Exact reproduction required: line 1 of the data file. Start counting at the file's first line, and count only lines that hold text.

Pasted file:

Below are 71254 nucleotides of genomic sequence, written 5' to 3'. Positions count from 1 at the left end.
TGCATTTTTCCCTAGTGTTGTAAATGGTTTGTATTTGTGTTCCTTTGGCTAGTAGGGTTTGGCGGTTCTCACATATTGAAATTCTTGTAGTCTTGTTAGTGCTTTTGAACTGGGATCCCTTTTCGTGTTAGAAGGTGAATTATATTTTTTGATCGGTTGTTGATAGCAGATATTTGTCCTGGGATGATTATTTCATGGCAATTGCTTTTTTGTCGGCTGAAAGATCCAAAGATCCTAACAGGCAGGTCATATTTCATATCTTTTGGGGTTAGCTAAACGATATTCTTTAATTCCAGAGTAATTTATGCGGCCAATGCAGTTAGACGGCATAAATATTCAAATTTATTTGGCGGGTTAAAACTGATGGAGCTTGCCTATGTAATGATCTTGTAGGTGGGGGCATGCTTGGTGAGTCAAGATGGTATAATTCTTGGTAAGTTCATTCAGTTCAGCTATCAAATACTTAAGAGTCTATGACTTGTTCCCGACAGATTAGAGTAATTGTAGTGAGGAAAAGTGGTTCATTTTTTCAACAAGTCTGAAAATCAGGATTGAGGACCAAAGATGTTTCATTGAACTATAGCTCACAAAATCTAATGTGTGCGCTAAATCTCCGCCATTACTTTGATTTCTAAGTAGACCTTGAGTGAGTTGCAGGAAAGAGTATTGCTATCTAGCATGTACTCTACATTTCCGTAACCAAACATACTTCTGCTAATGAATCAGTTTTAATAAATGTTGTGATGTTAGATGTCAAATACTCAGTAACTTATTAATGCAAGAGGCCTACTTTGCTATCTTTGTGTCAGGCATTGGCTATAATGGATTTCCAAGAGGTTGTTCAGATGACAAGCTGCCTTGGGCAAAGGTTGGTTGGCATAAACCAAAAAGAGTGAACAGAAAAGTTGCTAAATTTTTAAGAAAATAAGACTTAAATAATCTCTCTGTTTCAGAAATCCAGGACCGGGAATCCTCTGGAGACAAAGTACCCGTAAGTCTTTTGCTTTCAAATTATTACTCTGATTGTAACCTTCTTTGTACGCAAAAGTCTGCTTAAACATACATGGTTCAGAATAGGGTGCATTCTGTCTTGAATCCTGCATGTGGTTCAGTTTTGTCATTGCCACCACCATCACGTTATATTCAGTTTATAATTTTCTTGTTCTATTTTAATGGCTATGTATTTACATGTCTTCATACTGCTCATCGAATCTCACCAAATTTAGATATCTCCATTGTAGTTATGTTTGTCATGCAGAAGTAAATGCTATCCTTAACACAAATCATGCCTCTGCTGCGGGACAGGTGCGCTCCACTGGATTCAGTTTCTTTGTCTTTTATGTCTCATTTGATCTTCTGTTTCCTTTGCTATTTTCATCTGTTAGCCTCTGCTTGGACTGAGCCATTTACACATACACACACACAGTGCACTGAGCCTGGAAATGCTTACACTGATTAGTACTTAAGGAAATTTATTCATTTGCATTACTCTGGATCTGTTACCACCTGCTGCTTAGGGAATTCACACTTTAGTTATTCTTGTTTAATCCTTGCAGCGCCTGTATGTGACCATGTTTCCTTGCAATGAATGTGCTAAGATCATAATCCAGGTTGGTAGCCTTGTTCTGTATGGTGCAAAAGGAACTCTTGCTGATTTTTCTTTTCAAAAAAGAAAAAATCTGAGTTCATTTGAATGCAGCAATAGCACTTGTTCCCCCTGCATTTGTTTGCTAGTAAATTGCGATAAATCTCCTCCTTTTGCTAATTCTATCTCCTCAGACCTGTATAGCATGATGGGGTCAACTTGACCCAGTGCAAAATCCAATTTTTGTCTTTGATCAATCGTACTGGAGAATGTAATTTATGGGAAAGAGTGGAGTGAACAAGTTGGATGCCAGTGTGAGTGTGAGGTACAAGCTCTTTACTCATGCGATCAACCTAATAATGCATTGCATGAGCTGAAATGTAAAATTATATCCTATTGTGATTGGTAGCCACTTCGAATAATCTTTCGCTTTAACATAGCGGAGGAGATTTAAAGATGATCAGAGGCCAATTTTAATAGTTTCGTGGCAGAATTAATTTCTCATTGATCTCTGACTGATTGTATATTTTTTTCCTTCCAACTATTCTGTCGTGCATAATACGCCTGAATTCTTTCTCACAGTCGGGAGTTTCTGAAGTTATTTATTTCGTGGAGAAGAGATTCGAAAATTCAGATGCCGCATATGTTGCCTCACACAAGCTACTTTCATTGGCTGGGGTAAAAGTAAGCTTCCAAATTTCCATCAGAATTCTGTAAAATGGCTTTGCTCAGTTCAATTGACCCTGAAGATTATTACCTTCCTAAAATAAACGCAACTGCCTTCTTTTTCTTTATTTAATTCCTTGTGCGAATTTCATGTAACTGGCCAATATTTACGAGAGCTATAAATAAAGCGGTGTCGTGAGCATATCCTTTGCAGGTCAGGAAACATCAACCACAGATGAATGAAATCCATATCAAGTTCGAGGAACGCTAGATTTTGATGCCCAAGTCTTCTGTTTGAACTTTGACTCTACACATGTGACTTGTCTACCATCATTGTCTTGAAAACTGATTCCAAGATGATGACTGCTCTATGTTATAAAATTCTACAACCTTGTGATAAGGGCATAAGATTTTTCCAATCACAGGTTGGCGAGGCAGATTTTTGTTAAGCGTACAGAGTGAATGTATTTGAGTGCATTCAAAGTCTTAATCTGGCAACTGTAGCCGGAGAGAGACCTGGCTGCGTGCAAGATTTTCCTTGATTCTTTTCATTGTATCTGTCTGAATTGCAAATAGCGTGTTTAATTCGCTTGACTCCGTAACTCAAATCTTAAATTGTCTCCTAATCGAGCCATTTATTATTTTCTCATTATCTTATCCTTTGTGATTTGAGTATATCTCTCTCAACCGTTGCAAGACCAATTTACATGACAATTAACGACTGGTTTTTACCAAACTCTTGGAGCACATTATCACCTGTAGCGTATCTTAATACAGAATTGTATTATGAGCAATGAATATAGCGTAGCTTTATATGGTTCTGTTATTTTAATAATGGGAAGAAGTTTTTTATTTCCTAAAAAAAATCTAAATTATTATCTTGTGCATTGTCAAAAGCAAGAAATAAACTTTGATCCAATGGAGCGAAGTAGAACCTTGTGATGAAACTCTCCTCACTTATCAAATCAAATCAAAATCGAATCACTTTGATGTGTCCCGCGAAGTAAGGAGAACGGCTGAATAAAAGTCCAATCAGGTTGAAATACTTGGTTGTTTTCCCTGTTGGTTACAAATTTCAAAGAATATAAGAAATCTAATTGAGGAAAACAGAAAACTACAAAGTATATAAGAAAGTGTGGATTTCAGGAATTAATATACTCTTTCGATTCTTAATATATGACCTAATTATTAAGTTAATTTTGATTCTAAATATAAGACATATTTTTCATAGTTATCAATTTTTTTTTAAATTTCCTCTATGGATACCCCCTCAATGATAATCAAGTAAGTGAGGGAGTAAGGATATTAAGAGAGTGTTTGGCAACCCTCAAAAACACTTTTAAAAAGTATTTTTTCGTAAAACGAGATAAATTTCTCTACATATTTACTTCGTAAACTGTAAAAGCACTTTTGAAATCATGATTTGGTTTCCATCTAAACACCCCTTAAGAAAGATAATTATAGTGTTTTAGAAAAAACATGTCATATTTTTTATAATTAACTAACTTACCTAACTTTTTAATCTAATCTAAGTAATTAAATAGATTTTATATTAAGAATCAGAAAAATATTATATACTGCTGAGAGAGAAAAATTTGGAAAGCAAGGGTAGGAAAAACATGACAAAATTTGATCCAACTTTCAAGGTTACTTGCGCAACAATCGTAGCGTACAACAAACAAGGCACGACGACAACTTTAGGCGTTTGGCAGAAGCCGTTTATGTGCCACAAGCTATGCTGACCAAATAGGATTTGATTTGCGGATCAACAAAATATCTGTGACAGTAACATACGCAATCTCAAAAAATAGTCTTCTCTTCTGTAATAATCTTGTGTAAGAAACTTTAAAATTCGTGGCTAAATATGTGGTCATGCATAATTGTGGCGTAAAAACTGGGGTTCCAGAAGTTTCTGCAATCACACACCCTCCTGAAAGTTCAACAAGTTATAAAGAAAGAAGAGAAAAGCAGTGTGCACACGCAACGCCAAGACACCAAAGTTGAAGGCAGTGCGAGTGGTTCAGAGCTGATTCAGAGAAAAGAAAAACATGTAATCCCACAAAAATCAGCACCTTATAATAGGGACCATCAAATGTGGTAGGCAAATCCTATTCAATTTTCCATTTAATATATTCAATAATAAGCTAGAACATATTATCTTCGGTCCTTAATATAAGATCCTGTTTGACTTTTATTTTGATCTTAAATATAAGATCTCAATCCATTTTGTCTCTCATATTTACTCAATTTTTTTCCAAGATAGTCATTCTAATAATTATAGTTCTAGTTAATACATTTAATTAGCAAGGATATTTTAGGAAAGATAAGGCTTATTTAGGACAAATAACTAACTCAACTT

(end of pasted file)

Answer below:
Below are 71254 nucleotides of genomic sequence, written 5' to 3'. Positions count from 1 at the left end.